For all that it is a boon to personkind, marketing makes mistakes, and media studies is among them. The theory was straightforward: on the one hand, you have an army of young people eager to pursue careers in journalism; on the other, you have a host of joke universities desperate to market themselves. The result is a myriad of courses tailored to meet the needs of aspiring hacks and hackettes.
The snag is that the whole enterprise is based on a fallacy – the belief that journalism, like the learned professions of, say, medicine and law, can be learnt through academic study and then practised in the field. But it isn’t like that. Journalism is not a profession, it’s a trade or, at best a craft. To succeed, you need a modicum of talent, a great deal of luck, and a willingness to learn by example. To persuade young people that three or more years spent studying the media in a fun institution like the University of Tooting Bec will lead to a career is a cruel deception.
That, at any rate, is what I thought until last week when an incident at Bristol City College changed my mind. The Government’s former head of communications, Alastair Campbell, was at the college to talk to a group of media studies students. I don’t know what he said, but to judge from his recent pronouncements it was probably a discourse on how the media had entered into a precipitate decline since the days when he wrote pornography for Forum magazine and then moved on to become a Labour Party propagandist for the Daily Mirror.
But what he said was less important than the events that preceded his talk. Lying in wait for him as his car arrived were a group of half-a-dozen media studies students who leapt out and pelted him and his car with baskets of eggs. According to some reports, Campbell was hit, but others say that the missiles missed their target. However, they struck home metaphorically since he was quick to vent his anger in the Western Daily Press. The editor of that newspaper, Terry Manners, shared Campbell’s outrage. “I’m very angry, it’s out of order,” he said. “You don’t go into journalism if you behave like that.”
That comment suggests that in the West Country they do things differently and that the Western Daily Press is a model of civilised behaviour and scrupulously fair reporting. In what used to be Fleet Street, however, the rules are different. And it seems to me that the six students who threw eggs at Campbell have it in them to make first-class tabloid journalists.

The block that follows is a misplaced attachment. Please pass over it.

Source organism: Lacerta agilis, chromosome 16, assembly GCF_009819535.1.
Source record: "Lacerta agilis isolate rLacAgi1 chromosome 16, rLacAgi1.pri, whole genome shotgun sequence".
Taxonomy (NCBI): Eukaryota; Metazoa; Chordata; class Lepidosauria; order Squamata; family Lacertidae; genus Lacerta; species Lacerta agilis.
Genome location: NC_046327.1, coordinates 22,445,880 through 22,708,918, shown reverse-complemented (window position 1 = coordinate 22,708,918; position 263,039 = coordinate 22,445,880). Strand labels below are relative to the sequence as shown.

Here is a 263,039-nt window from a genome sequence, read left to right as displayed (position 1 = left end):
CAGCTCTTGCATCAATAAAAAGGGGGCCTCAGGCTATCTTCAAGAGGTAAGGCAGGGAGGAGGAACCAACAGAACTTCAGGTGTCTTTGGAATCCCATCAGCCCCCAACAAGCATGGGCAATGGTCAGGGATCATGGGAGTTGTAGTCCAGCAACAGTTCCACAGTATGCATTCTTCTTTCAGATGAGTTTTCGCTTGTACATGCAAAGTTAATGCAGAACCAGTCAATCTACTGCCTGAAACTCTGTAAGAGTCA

It was Richard Littlejohn, The Sun’s star columnist, who said that the role of the journalist in today’s society is to sit in the back row and throw bottles. The Bristol Six were getting in some early practice. They were also acting in a fine British tradition. It has long been the custom in this country to hurl rotten fruit and other items of household garbage at public figures. Today, the practice is seldom carried out literally, but who can deny that the tabloid press sees it as a solemn duty to pour ordure over whomever it pleases.
If I were a tutor at Bristol City College, I would take the enterprising six to one side and explain that they had great potential. But before entering journalism, they should ask themselves whether they had all the qualities needed to make the grade.
I would explain that these include prurience, insensitivity, Pecksniffian hypocrisy, and the brutal coarseness of a drunken scaffolder. The ability to write and express oneself clearly is an advantage, but not essential. More important is a grasp that truth, like time, bends and is capable of a multitude of interpretations, and that morals, scruples and principles are a form of cuttlefish.
One must also understand that a distinction between fact and opinion is an illusion. It is also an advantage to affect, when expedient, a streak of sentimentality: for example, all nurses are “angels” and the Army are always “our boys”.
Some of the techniques of the craft, as I mentioned above, are best learned on the job. These include doorstepping, ie hanging around in the company of one’s fellow practitioners ready at a moment’s notice to bawl impertinent questions at the occupant of whatever building is the focus of your activities. Entrapment is another tool of the trade: this is good fun as it may give you the opportunity to dress up as, say, the Sheikh of Araby, and lure your target into indiscretions. Attention to detail is important: for example, should distinctive markings on David Beckham’s privy member become newsworthy you will need to know more.
A certain measure of physical courage is an advantage: you may for example, find yourself having to deal with the likes of Max Clifford without holding your nose.
In short, a glittering career awaits those with the gift to grasp the essential spirit of envy, spite, meanness, and sadism that runs through the readership of our tabloid press. There could be no better starting point than hurling rotten eggs at the man who, perhaps better than all others, understood that the media is for manipulating, bullying, and distorting. My bet is that the Bristol Six will graduate summa cum laude.